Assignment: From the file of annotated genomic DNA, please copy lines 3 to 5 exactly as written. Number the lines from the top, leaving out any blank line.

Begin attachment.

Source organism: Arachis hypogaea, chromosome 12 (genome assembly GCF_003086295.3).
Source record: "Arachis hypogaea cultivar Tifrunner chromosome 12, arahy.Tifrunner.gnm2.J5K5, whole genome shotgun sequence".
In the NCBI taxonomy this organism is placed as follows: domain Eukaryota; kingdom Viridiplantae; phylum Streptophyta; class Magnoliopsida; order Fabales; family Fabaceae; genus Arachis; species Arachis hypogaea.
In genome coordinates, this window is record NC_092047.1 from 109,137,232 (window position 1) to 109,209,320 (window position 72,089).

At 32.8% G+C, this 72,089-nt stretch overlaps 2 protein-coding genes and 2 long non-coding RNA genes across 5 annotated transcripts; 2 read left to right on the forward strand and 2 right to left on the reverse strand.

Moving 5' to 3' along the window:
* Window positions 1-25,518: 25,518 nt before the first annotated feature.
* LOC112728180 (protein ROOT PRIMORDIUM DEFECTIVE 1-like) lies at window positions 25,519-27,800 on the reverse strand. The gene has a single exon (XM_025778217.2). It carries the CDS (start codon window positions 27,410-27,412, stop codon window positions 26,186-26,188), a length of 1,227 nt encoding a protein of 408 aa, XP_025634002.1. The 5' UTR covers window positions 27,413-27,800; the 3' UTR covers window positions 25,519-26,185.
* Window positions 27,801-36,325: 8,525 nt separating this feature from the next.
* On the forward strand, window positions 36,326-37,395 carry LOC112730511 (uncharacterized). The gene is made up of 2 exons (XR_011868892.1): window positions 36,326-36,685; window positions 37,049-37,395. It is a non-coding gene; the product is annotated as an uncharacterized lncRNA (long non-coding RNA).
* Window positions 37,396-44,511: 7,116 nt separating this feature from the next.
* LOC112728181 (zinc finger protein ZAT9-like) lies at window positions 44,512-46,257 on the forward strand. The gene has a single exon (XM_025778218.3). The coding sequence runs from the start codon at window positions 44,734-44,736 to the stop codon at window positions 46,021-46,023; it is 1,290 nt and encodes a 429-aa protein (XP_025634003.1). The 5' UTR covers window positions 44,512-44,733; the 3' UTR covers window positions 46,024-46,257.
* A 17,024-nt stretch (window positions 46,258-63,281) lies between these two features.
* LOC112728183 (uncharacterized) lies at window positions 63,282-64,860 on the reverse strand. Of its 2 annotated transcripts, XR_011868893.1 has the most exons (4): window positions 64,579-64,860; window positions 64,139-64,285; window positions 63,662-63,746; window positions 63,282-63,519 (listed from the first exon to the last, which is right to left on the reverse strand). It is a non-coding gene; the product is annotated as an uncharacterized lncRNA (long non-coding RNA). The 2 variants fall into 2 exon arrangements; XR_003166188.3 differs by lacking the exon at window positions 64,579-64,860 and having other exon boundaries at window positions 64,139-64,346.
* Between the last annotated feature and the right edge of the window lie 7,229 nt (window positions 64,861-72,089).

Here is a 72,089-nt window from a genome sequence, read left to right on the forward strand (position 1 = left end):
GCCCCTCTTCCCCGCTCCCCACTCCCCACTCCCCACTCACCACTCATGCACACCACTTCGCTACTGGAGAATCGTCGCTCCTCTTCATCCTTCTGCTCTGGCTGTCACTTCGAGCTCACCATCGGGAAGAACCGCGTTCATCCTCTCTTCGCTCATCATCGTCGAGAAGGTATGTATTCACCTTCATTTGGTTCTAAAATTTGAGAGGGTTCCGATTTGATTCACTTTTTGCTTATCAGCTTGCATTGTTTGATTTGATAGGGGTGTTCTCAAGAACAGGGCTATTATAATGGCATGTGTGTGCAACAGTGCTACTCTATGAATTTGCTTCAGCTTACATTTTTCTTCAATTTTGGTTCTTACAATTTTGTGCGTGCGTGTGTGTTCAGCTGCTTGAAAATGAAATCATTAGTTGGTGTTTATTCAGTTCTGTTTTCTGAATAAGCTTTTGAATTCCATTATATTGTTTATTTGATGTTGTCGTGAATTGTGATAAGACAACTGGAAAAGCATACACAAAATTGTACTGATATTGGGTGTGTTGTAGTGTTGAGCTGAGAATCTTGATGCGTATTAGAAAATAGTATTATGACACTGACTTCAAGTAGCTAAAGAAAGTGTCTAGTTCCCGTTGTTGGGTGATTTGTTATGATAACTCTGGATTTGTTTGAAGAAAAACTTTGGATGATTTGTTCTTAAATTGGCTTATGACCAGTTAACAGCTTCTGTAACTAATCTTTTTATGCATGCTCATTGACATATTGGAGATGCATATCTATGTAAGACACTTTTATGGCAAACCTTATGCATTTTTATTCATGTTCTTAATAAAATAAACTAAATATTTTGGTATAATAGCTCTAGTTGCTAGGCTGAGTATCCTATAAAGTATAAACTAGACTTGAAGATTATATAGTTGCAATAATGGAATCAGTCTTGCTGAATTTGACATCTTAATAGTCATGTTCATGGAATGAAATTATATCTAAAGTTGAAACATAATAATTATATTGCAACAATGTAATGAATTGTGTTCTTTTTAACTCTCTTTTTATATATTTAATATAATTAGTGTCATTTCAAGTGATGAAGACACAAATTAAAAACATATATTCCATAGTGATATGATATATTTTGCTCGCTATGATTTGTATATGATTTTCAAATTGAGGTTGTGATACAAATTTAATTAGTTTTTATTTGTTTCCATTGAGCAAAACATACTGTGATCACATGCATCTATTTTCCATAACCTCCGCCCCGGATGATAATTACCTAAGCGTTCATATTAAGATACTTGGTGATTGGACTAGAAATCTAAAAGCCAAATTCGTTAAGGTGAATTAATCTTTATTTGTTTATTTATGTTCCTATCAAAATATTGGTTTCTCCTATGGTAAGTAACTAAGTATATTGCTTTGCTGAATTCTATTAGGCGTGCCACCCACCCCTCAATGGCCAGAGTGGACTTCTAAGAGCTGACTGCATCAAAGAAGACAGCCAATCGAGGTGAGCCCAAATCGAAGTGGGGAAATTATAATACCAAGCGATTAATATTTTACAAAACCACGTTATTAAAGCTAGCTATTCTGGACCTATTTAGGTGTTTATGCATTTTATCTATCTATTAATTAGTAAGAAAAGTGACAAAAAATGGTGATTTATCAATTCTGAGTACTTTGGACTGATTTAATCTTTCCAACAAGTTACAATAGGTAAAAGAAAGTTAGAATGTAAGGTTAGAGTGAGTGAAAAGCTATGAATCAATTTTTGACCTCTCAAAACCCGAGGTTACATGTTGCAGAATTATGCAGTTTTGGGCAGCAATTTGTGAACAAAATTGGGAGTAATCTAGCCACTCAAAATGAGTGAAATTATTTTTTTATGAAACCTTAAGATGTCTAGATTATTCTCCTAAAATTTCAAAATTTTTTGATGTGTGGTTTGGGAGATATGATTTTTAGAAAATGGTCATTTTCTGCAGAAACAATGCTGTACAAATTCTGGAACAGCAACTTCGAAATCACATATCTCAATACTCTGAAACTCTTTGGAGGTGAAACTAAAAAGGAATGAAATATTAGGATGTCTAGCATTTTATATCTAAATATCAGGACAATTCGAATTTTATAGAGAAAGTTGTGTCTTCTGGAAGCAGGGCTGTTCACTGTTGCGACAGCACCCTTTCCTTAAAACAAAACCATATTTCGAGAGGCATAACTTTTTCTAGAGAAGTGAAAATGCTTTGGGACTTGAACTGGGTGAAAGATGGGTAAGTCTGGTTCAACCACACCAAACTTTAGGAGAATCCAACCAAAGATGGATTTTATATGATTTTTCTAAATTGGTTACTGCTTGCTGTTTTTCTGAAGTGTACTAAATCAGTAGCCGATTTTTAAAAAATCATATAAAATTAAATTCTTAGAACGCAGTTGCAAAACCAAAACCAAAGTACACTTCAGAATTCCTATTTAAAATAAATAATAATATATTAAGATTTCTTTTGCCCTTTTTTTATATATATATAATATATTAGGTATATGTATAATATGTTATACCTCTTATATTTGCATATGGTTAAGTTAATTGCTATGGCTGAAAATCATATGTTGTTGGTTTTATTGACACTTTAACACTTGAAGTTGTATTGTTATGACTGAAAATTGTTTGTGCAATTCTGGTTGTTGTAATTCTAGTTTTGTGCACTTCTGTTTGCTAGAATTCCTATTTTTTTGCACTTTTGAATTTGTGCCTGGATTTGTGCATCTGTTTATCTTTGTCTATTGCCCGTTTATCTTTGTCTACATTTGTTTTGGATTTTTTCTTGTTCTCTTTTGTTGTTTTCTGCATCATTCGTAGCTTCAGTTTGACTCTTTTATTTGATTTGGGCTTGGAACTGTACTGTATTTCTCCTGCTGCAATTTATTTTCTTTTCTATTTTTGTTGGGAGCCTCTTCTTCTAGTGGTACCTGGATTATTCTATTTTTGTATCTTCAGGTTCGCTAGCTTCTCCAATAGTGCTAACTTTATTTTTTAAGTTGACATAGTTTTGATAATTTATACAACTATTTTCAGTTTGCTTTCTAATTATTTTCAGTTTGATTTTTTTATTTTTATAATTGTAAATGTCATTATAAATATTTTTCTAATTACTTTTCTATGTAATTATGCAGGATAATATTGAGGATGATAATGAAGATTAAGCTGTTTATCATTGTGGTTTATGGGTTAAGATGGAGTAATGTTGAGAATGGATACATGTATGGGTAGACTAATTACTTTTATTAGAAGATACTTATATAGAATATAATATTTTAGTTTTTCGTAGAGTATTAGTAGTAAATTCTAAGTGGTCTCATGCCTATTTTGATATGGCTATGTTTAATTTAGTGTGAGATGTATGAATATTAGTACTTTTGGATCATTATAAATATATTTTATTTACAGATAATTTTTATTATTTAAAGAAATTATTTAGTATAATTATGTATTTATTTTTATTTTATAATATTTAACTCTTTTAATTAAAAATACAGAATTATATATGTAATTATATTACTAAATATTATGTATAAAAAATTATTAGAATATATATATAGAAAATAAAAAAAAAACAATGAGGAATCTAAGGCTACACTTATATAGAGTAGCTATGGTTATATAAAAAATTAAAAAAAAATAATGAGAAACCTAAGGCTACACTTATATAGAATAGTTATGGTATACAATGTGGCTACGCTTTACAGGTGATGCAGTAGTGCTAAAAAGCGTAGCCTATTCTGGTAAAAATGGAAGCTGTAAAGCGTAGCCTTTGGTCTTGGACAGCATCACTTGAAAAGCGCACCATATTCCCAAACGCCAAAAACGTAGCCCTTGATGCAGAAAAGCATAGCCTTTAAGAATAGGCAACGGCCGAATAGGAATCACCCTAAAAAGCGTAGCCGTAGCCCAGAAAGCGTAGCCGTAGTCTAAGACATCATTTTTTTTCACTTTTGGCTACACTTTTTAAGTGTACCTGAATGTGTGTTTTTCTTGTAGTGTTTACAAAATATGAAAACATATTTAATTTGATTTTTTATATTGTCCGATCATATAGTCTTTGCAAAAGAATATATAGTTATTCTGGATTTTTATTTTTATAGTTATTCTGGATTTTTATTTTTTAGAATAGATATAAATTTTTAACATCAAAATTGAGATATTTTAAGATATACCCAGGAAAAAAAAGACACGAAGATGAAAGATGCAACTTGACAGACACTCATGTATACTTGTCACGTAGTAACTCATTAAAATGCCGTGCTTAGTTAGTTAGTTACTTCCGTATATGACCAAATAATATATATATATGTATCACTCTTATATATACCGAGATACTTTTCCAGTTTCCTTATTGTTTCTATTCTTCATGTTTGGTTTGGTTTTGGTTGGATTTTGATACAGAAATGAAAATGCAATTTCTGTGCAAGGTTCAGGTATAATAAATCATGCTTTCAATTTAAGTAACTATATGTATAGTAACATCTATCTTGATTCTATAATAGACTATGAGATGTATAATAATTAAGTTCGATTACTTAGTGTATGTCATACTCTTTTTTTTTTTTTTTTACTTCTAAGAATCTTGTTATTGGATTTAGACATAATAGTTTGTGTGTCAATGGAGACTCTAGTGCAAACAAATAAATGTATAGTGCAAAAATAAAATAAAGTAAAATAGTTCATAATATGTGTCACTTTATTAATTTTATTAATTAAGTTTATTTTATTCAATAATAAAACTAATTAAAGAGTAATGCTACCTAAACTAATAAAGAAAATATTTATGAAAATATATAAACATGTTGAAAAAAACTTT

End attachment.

In the NCBI taxonomy this organism is placed as follows: domain Eukaryota; kingdom Viridiplantae; phylum Streptophyta; class Magnoliopsida; order Fabales; family Fabaceae; genus Arachis; species Arachis hypogaea.
In genome coordinates, this window is record NC_092047.1 from 109,137,232 (window position 1) to 109,209,320 (window position 72,089).

At 32.8% G+C, this 72,089-nt stretch overlaps 2 protein-coding genes and 2 long non-coding RNA genes across 5 annotated transcripts; 2 read left to right on the forward strand and 2 right to left on the reverse strand.